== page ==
With time comes clarity. At the age of 26, Ken Roczen is one of the Supercross veterans. As his 30th birthday is closer than his 20th, he is beginning to discover a different attitude toward his career and what success looks like.
The drive remains, but in the first five rounds of the 2021 Supercross season, Roczen has appeared much calmer and more poised than ever before.
“I’m more comfortable than I was back then,” Roczen told the media after winning his second consecutive race Tuesday night at Indianapolis. It was the first time he’s won back-to-back races since he shattered his left arm in a Round 3 crash in 2017. “I’m just more mature mentally when it comes to the racing side of things.
“I’m really comfortable and open-minded. I’m listening to everything – and also the critique. I’m picking everything apart when I watch the race.”
Various portrayals of this new attitude have been a running theme with Roczen in 2021. One expects to hear this type of description when results are modest. It can be a way of explaining away a less than perfect effort.
But Roczen has mentioned a variation after every race – after his second-place finish in the season opener at Houston and his fifth-place result the following week. His priorities have changed. And the result has been that his results have improved.
At the age of 19, Roczen won the Supercross 250 West title in 2013. He finished second in the 450 championship the following season, but it was three years later in 2016 when people seriously began to talk of him as one of the sport’s superstars. Pundits believed it was only a matter of time before he won the title.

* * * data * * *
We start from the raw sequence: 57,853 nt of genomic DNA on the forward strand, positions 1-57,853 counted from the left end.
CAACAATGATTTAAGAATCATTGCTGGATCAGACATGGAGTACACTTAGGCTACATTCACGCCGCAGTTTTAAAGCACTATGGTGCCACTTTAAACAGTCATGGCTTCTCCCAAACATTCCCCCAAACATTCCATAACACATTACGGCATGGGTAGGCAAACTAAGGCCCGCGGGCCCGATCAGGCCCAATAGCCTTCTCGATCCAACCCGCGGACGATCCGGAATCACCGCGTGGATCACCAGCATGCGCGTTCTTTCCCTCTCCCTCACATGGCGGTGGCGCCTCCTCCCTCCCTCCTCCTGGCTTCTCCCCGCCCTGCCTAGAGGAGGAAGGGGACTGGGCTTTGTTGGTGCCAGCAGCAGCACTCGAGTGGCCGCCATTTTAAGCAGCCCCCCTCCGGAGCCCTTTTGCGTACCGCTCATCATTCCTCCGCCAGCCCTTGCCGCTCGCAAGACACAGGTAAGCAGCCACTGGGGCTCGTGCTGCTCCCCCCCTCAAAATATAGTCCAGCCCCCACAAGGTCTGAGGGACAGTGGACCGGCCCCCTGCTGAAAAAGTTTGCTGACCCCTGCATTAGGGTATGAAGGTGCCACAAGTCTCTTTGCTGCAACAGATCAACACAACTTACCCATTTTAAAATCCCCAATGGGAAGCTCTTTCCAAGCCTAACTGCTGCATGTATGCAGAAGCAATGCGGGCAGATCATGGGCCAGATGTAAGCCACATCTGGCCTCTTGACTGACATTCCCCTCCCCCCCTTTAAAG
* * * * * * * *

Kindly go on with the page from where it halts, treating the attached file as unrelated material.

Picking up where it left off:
In 2016 Roczen had a good, but unremarkable start to the season.
He finished fifth at Anaheim 1 and sixth the following week in San Diego. His next six attempts all ended on the podium. He won twice and finished third three times in the final six races, but a 20th-place finish in that race coupled with a stellar season for Ryan Dungey kept him from winning to championship. Roczen finished second.
Then came 2017. Roczen came out of the gate fast, winning the first two rounds back-to-back. A horrific crash shattered his left wrist in Round 3.
Until this week, Roczen failed to score consecutive wins over more than four years.
Last year’s St Louis win in Round 2 of 2020 was his first in three years.
“I only had four wins last season,” Roczen said. “That was the only four over a thousand days, so it’s not like I’ve won a lot since (2017). I’m just enjoying every single step.”
The last four seasons have been tough. Roczen has battled more injuries, fatigue and a bout with shingles. He chose to sit out last year’s outdoor season to fully recuperate. Also to spend time with his newborn son Griffin Roczen, who joined the family in September, and his wife Courtney.
It may have been the best decision of his career. That pause in the action reset his mental compass.
“It’s really difficult to compare even though I was great in ’16 and ’17, I’m mentally in a completely different spot,” Roczen said. “Back then I feel like I rode the highs a lot more than I do now. In general, I just quite a bit older and a lot has happened between there and now. So it’s really hard for me to compare that kind of stuff.”
Roczen turns 27 in April.
“I had fun out there. I’m still over the moon about it, but at the same time I’ve learned from the past to keep it super-mellow,” Roczen said. “When I show up on Saturday I’m going to try and do the same thing again, but I don’t let this high get too high on me.
“But of course I’m over the moon.”
Mindfulness, gratitude and managing expectations are now a constant mantra.
“I’m just thankful to be in this position,” Roczen said in a press release following his fifth consecutive top five last Saturday at Indy. “I’m going to continue leaving everything on the track and keep thriving the way I am right now. I’m going to enjoy this today and tomorrow, then come back like nothing ever happened and try again on Saturday.”